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You’ve heard us say over and over again that your grinder is the most important piece of equipment in your Arsenal.
With every article, we have tried to point you in the right direction based on your preferences and budget.
Then we looked at the ins and outs of flat and conical burrs. We found that they are equal in quality, but have different strengths.
From here, we discussed whether or no you would benefit from a doser built right into your grinder. If you’re an espresso fanatic, these are truly worth your buck.
Now we want to present you with the final and ultimate grinder choice: stepped or stepless?
What is a stepped grinder?
“Steps” are the pre-determined settings that manufacturers decide upon during product development.
The head-Hacho designers at equipment companies know their coffee.
They set suggested grind levels for different brewing methods. They decide how wide or narrow they want their grinders’ range to be.
I find it helpful to envision a ruler when you’re thinking of stepped grinders. Each inch is a step geared toward cold brew, french press, pour over, drip or espresso, and the centimeters are the preferential settings in-between.
Those decisions are relayed to the factories that etch them into the burrs.
There are two types of stepped grinders: self-holding and lever release.
Most stepped grinders available on the market are self holding. They are marked by the clicking sound you hear when you adjust the grind by turning a knob or twisting the hopper.
Lever release grinders take a little more effort. You push the knob in to release the internal lever and twist until you reach your desire number. When you release the pressure that lever snaps into place.
We’ve mentioned numerous examples of stepped grinders in our education section. But let me show you a few of our absolute favourites.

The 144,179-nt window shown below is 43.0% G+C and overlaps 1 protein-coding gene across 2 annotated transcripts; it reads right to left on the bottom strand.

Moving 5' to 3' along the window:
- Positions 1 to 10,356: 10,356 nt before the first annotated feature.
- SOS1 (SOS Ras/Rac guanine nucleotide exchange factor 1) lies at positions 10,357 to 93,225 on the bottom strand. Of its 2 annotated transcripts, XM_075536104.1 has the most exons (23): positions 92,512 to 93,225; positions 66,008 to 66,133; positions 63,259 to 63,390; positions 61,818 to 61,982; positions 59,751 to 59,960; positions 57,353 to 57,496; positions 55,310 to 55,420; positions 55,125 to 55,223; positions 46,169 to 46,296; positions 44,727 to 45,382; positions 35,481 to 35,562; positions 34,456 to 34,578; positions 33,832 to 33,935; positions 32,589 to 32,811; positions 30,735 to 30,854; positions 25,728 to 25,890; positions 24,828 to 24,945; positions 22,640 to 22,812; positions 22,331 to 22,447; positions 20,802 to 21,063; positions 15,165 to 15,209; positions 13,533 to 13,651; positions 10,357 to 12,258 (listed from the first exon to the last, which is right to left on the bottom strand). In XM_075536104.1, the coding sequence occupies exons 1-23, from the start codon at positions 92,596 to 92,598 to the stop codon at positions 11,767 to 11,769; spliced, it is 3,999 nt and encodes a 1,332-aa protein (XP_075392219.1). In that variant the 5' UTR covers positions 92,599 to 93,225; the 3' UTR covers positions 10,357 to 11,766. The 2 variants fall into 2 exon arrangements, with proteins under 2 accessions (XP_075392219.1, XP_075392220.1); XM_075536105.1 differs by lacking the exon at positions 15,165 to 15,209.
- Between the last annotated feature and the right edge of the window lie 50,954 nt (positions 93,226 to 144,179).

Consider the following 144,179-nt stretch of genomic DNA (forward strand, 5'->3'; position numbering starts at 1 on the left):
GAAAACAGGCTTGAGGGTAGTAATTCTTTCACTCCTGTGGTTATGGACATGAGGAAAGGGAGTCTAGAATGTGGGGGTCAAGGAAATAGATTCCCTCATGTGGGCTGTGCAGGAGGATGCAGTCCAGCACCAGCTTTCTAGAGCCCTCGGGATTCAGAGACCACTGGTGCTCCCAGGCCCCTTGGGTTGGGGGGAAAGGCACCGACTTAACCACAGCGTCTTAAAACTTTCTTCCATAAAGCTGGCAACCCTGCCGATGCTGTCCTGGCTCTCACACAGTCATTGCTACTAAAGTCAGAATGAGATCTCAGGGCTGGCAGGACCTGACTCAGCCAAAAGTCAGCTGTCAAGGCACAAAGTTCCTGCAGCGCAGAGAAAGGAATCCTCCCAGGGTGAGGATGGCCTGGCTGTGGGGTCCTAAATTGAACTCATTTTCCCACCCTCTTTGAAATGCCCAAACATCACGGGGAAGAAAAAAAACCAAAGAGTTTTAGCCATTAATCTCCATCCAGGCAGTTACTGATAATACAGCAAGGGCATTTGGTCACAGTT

So which is better?
Lever release machines are usually seen as higher quality because they are more sturdy and reliable than self-holding grinders, which have a tendency to drift as they age.
But don’t take my word for it. Let’s look at some examples of both kinds of stepped grinders.
My absolute favourite stepped grinder is thebaratza encore.
It’s the Baratza Encore and it’s perfect for home cafes that aren’t looking to pump out pounds of grounds during the day.
It has a straightforward design.
Twist the hopper and hear the self holding steps click as your choose between its 40 settings.
It’s comical stainless steel burrs produce even grinds within its suggested settings’ range from French press to espresso.
But it does get more consistent the finer you grind.
The click tells us that this is am self-holding set-up. But when maintained and cleaned on a regular basis, this sturdy piece of machinery will last you years.
Another perfect example of a lever-release grinder is the Rancilio Rocky.
This beauty is a smidge more expensive, but it is tried and true.
Since it’s release it hasn’t undergone many changes, except the doser add on. So you know they are confident in their product.
The Rocky is commercial grade, so it’ll hold up well in small coffee shops, but it is still a great addition to your home cafe.
It’s armed with tamped steel flat burrs, so it won’t require too much maintenance other than a good wipe down once a month.